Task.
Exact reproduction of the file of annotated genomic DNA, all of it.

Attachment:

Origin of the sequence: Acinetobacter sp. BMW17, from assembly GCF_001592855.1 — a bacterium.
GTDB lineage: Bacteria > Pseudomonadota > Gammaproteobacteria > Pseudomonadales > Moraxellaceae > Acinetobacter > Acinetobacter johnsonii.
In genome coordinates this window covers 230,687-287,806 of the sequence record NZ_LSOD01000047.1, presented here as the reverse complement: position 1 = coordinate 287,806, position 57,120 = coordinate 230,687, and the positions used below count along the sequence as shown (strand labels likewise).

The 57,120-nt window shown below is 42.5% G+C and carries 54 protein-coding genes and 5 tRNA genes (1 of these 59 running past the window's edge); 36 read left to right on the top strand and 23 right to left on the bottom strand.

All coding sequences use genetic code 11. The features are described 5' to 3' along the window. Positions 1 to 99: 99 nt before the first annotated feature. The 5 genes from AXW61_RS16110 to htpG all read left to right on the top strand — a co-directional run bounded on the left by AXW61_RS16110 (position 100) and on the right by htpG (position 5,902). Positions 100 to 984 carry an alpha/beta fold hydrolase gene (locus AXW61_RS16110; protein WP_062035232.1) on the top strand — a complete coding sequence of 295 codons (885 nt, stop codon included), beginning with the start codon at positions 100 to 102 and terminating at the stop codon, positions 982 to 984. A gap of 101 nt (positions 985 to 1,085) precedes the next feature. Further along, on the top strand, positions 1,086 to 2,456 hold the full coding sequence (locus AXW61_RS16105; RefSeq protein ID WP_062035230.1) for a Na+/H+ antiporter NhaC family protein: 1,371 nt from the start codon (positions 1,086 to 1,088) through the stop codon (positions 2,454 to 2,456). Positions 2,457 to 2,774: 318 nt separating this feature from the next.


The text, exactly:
Origin of the sequence: Acinetobacter sp. BMW17, from assembly GCF_001592855.1 — a bacterium.
GTDB lineage: Bacteria > Pseudomonadota > Gammaproteobacteria > Pseudomonadales > Moraxellaceae > Acinetobacter > Acinetobacter johnsonii.
In genome coordinates this window covers 230,687-287,806 of the sequence record NZ_LSOD01000047.1, presented here as the reverse complement: position 1 = coordinate 287,806, position 57,120 = coordinate 230,687, and the positions used below count along the sequence as shown (strand labels likewise).

The 57,120-nt window shown below is 42.5% G+C and carries 54 protein-coding genes and 5 tRNA genes (1 of these 59 running past the window's edge); 36 read left to right on the top strand and 23 right to left on the bottom strand.

All coding sequences use genetic code 11. The features are described 5' to 3' along the window. Positions 1 to 99: 99 nt before the first annotated feature. The 5 genes from AXW61_RS16110 to htpG all read left to right on the top strand — a co-directional run bounded on the left by AXW61_RS16110 (position 100) and on the right by htpG (position 5,902). Positions 100 to 984 carry an alpha/beta fold hydrolase gene (locus AXW61_RS16110; protein WP_062035232.1) on the top strand — a complete coding sequence of 295 codons (885 nt, stop codon included), beginning with the start codon at positions 100 to 102 and terminating at the stop codon, positions 982 to 984. A gap of 101 nt (positions 985 to 1,085) precedes the next feature. Further along, on the top strand, positions 1,086 to 2,456 hold the full coding sequence (locus AXW61_RS16105; RefSeq protein ID WP_062035230.1) for a Na+/H+ antiporter NhaC family protein: 1,371 nt from the start codon (positions 1,086 to 1,088) through the stop codon (positions 2,454 to 2,456). Positions 2,457 to 2,774: 318 nt separating this feature from the next.